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What Do Words Matter?

In his opera Capriccio, Richard Strauss posed the question, is the music in opera based on the words or are the words based on the music? He personified it in the form of two men competing for the love of one woman and left the answer somewhat ambiguous. Yesterday evening I went along to a local church to hear two librettists discuss this and other questions. Very interesting it was too.

Meredith Oakes is a playwright, dramaturge and violinist who is also a very successful librettist, working with Gerald Barry (The Triumph of Beauty and Deceit, 1995) and Thomas Ades (The TempestPhiliphensher, 2004), the latter opera performed around the world. She is currently working on a piece to be performed in her native Australia. Philip Hensher is better known as a novelist, twice listed for the Man Booker Prize (The Mulberry Empire, 2002 and The Northern Clemency, 2008) but has an abiding love of opera and produced the libretto to Thomas Ades’ debut opera Powder Her Face (1995). His latest book is A Small Revolution in Germany (Fourth Estate, 2020). The discussion was marshalled by Jonathan Boardman, Vicar of St Pauls, Clapham, where the event took place.

We began at the beginning, how does collaboration between composer and librettist start? For Hensher it was almostPowderHerFace by chance, it was he who suggested the subject of Ades’ first opera, the scandalous divorce between the Duke and Duchess of Argyll, which became Powder Her Face. He described the process as a suggestive and seductive one, the librettist leaving a trail of breadcrumbs (words) to entice the composer into following creatively and then to exceed the limitations of those words. Oakes described the process differently, more of a collaboration in joy. She took on the task of writing the libretto for an opera based on Shakespeare which was filled with particular challenges. She described the process as being like ‘walking around a monument, seeing it from different angles and bringing out its different aspects’. Should she adopt iambic pentameter, the verse form used most frequently by Shakespeare? Yet it might constrain or run directly against the meter of the music. Should she use it occasionally, or abandon it altogether? She also had a particular problem in that, in the play the heroine Miranda, daughter of Prospero, says very little. Oakes had to get inside the head of this character and give her more of a voice, bringing out her hopes and fears in order for her to act as a balance within the opera.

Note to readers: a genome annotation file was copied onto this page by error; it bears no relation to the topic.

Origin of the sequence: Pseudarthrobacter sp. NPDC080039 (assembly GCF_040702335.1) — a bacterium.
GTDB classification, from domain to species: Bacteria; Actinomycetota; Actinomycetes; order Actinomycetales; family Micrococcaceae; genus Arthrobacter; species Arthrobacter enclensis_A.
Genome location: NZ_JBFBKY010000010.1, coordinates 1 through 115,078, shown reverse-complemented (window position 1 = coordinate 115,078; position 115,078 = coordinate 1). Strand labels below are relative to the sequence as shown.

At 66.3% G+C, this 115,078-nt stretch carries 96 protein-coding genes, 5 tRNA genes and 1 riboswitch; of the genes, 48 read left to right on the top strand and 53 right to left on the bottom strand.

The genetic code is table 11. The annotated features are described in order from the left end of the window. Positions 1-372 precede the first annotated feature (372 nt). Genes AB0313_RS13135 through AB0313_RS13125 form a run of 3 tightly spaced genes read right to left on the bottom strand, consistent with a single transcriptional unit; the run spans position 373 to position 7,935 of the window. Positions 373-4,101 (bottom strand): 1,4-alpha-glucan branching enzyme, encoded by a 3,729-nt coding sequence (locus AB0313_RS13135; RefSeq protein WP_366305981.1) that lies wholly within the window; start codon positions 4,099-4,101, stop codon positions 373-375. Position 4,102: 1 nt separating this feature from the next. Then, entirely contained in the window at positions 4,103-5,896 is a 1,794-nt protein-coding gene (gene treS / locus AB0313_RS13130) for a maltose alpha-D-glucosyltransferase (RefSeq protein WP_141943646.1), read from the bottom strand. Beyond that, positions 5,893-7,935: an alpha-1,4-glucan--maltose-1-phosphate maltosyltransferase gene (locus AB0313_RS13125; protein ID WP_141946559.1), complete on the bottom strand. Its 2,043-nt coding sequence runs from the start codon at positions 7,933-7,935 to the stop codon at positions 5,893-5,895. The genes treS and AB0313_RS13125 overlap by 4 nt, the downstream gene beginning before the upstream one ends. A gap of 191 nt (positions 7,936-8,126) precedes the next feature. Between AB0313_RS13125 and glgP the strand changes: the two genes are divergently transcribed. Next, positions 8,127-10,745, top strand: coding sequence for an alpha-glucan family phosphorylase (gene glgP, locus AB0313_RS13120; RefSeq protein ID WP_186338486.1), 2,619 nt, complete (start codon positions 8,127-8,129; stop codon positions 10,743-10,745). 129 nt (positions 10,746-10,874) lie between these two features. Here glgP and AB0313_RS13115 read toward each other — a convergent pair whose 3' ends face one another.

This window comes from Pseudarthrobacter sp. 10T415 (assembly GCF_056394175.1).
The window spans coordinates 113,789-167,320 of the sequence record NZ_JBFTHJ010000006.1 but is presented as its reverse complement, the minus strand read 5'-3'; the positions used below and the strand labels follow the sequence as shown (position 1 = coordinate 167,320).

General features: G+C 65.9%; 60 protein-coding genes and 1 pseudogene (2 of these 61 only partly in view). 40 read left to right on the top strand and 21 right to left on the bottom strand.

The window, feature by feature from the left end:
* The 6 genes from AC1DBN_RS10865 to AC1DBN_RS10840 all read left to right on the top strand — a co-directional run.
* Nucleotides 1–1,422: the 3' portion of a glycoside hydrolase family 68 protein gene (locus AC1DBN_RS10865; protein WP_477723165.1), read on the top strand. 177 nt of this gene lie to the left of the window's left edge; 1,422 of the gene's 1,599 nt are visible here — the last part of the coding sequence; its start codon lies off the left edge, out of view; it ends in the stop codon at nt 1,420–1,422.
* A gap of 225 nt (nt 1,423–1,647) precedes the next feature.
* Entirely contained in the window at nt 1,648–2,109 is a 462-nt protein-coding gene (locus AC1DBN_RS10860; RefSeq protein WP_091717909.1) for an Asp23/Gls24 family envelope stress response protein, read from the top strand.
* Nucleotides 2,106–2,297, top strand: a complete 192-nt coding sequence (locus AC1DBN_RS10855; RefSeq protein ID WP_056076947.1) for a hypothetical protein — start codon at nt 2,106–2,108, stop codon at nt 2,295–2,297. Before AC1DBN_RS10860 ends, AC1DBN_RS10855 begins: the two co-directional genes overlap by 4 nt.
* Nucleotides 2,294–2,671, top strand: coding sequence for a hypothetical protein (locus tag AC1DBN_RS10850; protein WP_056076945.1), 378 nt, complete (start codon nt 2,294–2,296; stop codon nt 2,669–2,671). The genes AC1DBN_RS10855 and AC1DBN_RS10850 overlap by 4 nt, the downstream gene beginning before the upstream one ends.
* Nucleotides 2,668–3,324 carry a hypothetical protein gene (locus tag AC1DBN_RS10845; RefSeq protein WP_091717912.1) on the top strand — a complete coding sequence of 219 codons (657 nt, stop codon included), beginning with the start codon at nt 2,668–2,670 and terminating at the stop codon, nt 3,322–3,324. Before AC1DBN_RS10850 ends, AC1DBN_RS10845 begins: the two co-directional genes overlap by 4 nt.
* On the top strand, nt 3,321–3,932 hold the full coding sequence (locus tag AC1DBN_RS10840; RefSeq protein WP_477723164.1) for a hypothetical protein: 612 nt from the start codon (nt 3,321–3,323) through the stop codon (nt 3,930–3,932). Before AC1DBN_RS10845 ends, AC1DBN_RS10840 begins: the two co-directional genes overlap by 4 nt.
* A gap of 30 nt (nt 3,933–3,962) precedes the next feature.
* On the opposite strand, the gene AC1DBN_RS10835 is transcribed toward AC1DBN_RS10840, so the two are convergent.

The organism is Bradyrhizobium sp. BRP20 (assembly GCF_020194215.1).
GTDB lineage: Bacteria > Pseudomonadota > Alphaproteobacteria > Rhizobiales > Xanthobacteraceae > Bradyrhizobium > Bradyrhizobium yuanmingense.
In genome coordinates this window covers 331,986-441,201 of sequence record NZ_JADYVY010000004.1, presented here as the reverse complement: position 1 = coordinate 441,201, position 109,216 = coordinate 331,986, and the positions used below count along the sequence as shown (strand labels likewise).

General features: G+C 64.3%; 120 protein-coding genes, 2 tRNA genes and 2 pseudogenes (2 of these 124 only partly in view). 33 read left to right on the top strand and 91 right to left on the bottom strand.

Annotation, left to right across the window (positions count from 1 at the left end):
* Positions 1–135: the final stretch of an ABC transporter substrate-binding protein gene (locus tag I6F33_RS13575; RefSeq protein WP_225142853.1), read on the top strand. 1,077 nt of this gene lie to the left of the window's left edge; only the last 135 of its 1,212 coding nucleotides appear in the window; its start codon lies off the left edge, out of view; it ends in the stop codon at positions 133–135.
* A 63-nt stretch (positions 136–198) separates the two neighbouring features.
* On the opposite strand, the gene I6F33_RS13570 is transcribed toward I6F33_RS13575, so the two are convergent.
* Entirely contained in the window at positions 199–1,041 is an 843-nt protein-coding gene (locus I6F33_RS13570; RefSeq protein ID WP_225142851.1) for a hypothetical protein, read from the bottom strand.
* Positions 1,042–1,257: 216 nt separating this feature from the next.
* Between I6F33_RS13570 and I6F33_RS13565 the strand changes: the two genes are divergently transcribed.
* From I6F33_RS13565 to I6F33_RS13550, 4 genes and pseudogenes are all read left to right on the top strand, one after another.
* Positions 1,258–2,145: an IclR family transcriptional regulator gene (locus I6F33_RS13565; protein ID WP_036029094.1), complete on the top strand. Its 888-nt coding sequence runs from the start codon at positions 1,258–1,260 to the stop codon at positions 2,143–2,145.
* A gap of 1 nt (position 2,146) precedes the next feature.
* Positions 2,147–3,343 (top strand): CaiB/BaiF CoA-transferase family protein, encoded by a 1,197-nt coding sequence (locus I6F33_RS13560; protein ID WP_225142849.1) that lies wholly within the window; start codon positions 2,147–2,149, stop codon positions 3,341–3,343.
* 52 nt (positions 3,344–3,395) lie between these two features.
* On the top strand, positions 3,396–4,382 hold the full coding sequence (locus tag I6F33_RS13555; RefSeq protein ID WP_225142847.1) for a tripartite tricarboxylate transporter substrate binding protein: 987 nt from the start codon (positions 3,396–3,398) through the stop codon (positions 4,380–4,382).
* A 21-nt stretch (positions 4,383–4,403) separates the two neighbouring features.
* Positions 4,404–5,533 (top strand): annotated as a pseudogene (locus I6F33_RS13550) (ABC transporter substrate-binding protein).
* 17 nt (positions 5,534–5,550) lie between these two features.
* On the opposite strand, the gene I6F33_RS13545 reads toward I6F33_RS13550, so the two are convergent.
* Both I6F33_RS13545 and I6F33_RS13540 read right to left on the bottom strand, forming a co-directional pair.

The discussion ranged widely. Is the collaboration improved by the composer and librettist being friends? Both theOakesthetempest librettists speaking last night remain friends with the composers they had worked with, but there are some examples of the relationship between collaborators breaking down. So much so in Harrison Birtwhistle’s case that one of his librettists alleged that Birtwhistle had tried to run him down with his car! Gilbert and Sullivan cordially hated each other (though they made a lot of money together). On the other hand there have been some great collaborations between partners, like that between Benjamin Britten and Peter Pears (though Britten was, apparently, notoriously difficult to work with).

Throughout the conversation was punctuated by illustrations, pieces written in English and set to music across the StPaulsages, by Purcell, Handel, Gilbert & Sullivan and Britten. The young singers, Hugh Benson (tenor), Alexandra Dinwiddie (mezzo-soprano), Edwin Kaye (bass cantate) and Davidona Pittock (soprano) were from St Paul’s Opera, accompanied by pianist Elspeth Wilkes.

Add in some Provencal rosé, a sunny summer’s evening in a churchyard and music in a church with a wonderful acoustic for music. What more could one ask?

‘Opera’ London